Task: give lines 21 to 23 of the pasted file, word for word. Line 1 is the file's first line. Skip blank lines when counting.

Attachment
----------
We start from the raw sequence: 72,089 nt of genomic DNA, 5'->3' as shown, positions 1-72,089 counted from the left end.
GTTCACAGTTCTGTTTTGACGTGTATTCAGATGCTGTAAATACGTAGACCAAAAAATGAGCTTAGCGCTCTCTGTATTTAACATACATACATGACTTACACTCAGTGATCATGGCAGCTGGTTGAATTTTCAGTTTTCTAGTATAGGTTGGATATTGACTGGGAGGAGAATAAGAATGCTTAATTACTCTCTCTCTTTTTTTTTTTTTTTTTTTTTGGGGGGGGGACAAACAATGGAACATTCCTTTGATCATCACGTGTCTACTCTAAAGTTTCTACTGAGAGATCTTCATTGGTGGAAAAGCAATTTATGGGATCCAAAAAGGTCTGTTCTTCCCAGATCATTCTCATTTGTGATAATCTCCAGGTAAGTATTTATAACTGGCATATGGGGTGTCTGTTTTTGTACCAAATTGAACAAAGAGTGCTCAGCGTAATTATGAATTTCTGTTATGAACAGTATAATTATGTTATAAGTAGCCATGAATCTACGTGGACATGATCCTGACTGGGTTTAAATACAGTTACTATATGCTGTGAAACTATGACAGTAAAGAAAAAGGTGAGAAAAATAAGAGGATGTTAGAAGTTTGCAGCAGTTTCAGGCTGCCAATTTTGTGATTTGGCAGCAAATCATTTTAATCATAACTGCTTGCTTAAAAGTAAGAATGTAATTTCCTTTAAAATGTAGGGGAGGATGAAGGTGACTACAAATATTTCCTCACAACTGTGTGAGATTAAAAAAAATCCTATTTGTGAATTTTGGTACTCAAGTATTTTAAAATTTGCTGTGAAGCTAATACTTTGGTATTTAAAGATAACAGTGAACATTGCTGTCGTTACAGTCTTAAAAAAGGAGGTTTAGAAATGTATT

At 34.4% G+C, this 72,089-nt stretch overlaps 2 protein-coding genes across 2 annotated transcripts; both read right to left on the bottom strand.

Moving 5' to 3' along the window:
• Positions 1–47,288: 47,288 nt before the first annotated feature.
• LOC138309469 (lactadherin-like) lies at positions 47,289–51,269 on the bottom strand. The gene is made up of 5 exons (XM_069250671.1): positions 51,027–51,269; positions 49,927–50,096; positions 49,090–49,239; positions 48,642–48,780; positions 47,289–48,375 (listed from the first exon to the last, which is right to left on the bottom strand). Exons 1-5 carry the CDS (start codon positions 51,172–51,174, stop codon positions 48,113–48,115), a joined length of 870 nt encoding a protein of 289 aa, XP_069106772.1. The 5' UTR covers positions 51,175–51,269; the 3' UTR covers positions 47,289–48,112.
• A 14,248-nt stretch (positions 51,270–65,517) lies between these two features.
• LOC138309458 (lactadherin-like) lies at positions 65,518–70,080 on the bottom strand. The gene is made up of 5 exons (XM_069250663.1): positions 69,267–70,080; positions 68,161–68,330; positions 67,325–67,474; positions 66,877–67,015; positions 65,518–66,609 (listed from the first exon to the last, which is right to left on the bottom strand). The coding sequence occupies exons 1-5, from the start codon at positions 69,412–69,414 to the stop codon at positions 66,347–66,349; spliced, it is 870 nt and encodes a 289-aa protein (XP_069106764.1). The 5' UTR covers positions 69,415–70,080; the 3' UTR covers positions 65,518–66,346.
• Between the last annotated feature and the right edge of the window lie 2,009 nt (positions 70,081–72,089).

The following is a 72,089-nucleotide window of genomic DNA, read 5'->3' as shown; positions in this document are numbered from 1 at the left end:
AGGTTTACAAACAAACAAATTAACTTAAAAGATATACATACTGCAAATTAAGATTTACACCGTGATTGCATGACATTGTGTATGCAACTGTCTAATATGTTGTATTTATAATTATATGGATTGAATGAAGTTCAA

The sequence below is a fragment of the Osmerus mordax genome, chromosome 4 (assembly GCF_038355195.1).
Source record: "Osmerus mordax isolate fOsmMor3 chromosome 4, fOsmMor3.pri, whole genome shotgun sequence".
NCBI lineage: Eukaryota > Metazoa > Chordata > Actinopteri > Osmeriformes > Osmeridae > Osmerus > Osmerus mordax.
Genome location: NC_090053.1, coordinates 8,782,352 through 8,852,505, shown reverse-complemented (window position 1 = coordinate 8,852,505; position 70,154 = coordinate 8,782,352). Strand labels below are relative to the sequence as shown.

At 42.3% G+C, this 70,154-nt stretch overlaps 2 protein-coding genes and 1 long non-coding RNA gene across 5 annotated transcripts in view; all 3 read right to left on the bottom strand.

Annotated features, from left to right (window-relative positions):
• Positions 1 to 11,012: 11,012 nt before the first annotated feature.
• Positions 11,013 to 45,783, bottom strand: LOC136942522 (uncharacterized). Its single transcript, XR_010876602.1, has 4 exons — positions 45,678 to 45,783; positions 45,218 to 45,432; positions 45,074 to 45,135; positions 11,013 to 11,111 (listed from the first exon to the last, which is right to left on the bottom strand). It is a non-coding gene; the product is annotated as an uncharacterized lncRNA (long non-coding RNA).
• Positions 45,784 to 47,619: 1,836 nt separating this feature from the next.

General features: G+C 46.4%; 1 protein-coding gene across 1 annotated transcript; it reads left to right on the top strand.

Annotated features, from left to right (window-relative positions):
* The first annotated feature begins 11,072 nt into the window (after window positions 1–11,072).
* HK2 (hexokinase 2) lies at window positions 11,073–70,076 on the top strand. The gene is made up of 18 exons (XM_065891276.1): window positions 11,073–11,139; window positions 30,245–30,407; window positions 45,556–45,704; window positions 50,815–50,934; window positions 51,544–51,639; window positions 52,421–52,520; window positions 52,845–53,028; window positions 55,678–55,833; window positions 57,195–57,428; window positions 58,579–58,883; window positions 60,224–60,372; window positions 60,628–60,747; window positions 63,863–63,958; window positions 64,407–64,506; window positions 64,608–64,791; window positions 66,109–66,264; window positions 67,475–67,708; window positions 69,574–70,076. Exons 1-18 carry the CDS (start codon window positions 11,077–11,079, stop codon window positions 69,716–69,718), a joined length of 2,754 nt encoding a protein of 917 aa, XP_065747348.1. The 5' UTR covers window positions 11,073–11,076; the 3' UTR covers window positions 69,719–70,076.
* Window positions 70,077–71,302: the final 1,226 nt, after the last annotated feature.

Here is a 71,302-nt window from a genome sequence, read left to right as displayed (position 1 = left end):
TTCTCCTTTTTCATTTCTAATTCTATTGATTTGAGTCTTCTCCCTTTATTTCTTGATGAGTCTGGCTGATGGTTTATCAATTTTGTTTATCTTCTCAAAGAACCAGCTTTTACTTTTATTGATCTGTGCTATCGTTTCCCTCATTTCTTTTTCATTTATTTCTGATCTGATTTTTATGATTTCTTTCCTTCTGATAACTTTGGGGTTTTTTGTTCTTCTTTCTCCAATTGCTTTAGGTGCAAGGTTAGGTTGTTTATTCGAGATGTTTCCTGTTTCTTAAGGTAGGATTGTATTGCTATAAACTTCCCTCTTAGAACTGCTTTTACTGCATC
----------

General features: G+C 46.4%; 1 protein-coding gene across 1 annotated transcript; it reads left to right on the top strand.

Annotated features, from left to right (window-relative positions):
* The first annotated feature begins 11,072 nt into the window (after window positions 1–11,072).